Wednesday, May 11, 2011

Bike Vacation: Rent or Your Own Ride

Like a backpack stitched with cloth patches from Amsterdam and Canada and suitcases covered in stickers from Paris and Rome, a bike that’s been to far away lands becomes a better bike. However, I’d never put a sticker on my bike. Those go on the toolbox, roof rack or workstand. I’ve rented bikes in the Florida Keys, Maui, Breckenridge and Whistler, but shipped my Niner Air 9 to Park City. The few times we’ve been to Park City it’s always been around Labor Day, when the good rentals are being sold off, leaving nothing but dusty dirty beaters for the end of season traveler.

If I had my way, I’d ship my bike on every vacation. Nothing beats the familiarity and trust of having your own ride on unfamiliar ground. Plus a bike that’s tackled everything from Pisgah to Slickrock is more of a trusted friend than only a bike. Vacations are much better with your best friend. Still, sometimes it makes more financial sense to rent a friend. The key is finding a good friend.

Tell Me There's Not An Alien In There
I’ve never flown with my bike. I’ve always been shocked at the prices airlines charge to bring a bike along as luggage, only to marvel at the giant golf club bags stuffed with everything but illegal immigrants being checked for free. Consequently, I’ve always shipped it, usually FedEx, in a regular cardboard bike box gleened from a local shop. Make sure you get all the packaging material with the box. Shipping via FedEx ground takes about 3-5 business days to anywhere in the lower 48, and usually runs about $100-$125 for a mountain bike each way with insurance. I usually ship the bikes to a bike shop in the city I’m visiting. I’ve considered shipping to the home of a friend, precisely why it’s always good to stay in touch with your friends that have moved out of town. You never know when that Facebook friend in Denver or Scotland will come in handy.
Here’s some things to consider when deciding whether to bring your own bike on vacation or rent from a local shop.

Fav Travel Shop: A Races Edge in Breckenridge
The Local Shop:
Find a shop you like before you travel. Ask your friends. Call around. Yes, talk to them. Besides, finding out what types of bikes they have and how well they’re spec’d, you’ll know right off the bat if they take time with you on the phone or blow you off as quickly as possible. While the rental sheet may say hardtails are only $35/day, one shop may have Diamondback beaters with low level components while the guys down the street have brand new Santa Cruz Blurs with XT. In Breckenridge one year, my wife and I were able to find race-level demo bikes from Litespeed and Rocky Mountain equipped with XTR, a total score. Moreover, you want to call and talk to them. Find out who’s friendly, which shop heads up the local Wednesday night group ride, who will go the extra mile to show you the trails and which one will help fit you properly on your rental. They key is to find a shop that you can call home while away from home. If you decide to ship your bike to the shop, tell them that you’re a good customer. Let them know, even though you’re not renting from them that you’ll definitely shop their store while you’re in town.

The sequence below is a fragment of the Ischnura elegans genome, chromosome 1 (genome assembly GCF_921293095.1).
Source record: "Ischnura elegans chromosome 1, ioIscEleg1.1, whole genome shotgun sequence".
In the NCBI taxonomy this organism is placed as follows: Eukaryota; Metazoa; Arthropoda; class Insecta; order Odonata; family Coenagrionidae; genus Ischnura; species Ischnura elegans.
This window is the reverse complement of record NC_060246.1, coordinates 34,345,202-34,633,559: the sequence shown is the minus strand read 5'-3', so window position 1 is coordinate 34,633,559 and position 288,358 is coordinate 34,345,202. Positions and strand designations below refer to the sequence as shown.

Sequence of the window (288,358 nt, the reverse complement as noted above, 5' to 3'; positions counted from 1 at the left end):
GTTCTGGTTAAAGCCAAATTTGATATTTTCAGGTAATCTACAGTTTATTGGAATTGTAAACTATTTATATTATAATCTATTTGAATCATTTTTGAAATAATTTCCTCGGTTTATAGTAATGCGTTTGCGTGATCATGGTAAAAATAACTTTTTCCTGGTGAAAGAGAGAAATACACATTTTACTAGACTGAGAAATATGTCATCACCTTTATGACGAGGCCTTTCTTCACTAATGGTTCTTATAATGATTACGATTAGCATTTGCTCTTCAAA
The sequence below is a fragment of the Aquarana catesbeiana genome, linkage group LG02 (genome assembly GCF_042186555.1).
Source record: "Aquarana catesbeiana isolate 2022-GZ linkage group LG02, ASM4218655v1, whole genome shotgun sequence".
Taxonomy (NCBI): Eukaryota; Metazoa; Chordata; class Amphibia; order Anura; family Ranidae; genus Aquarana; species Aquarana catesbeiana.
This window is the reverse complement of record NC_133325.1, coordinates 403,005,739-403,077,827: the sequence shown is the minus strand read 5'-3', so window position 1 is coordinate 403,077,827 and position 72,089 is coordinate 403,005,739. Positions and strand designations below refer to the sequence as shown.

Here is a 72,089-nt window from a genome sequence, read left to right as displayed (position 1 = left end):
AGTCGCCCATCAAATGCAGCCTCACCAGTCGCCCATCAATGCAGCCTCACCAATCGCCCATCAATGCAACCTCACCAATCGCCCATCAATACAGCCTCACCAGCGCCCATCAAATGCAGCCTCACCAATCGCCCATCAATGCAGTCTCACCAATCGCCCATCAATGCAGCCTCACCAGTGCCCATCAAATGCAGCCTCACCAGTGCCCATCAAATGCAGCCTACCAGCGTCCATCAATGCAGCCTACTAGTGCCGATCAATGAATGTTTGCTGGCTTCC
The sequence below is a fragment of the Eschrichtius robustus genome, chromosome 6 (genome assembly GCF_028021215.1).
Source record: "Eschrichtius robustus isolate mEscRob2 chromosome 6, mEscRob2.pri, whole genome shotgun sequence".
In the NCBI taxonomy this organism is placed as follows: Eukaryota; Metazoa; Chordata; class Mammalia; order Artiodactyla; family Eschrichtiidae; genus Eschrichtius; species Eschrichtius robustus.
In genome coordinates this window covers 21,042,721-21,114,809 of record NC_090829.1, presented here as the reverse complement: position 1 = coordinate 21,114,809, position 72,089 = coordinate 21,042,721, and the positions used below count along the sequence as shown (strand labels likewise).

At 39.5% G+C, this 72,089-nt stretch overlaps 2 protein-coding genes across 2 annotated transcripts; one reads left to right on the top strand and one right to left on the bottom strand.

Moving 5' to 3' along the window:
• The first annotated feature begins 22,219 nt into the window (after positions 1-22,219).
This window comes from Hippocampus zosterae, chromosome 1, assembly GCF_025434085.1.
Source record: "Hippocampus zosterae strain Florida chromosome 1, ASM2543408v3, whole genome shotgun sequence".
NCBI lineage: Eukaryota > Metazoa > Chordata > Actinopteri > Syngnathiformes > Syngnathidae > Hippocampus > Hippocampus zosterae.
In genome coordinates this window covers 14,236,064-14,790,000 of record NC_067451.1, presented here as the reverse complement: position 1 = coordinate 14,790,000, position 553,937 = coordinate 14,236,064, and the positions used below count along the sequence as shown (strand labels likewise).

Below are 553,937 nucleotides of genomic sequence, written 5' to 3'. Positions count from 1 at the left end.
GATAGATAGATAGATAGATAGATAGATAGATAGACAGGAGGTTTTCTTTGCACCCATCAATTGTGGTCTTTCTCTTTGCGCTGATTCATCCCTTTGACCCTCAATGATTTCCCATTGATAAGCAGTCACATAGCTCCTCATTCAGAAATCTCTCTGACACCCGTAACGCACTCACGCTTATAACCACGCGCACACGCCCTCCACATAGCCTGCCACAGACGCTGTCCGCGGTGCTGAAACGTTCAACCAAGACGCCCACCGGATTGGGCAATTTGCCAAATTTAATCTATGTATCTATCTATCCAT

Fav Travel Shop: Maui Cycles Lahaina
Time of Year
The best time to rent is after Memorial Day, the rental fleets are new and the selection is high. Conversely, the worst time to rent is the week of or after Labor Day when the rentals are being sold off and you’ll be left to choose between a tiny 15 inch mountain bike or a skyscraper 60cm road bike. However the bonus of traveling around Labor Day is that many of the mountain town bike shops have huge sales as they try to sell off their inventory before ski season.

Search the internet for races and rides where you are staying. You’ll have a tough time finding a quality rental when the Ironman comes to Kona or when the Peaks Challenge is in Park City.

Fav Travel Shop: Owner Mary at Bike Barn in Phoenix
How Much Riding are you doing: I’m an avid cyclist, but you have to be real about how much time you’ll be on the bike. If you travel Saturday to Saturday, right off the bat you won’t be riding on Saturdays, leaving you six days to ride. If you’re traveling to someplace with elevation, you likely wont be riding very far on Sunday until you get adjusted to the altitude. Ask yourself, will I really ride six days? Maybe you’d like to hike once or twice, go rafting, or spend a day at the pool. More often than not, I find that I really only ride 4-5 times while on vacation. Considering a good high end rental will cost $45-55 for 24 hours, you might be better off renting. If you rent after 1pm, you can ride in the afternoon that day, wake up early, and get a 2nd ride in on the same rental the following morning. Essentially, you can eek two long rides out of a one day rental. Brilliant!

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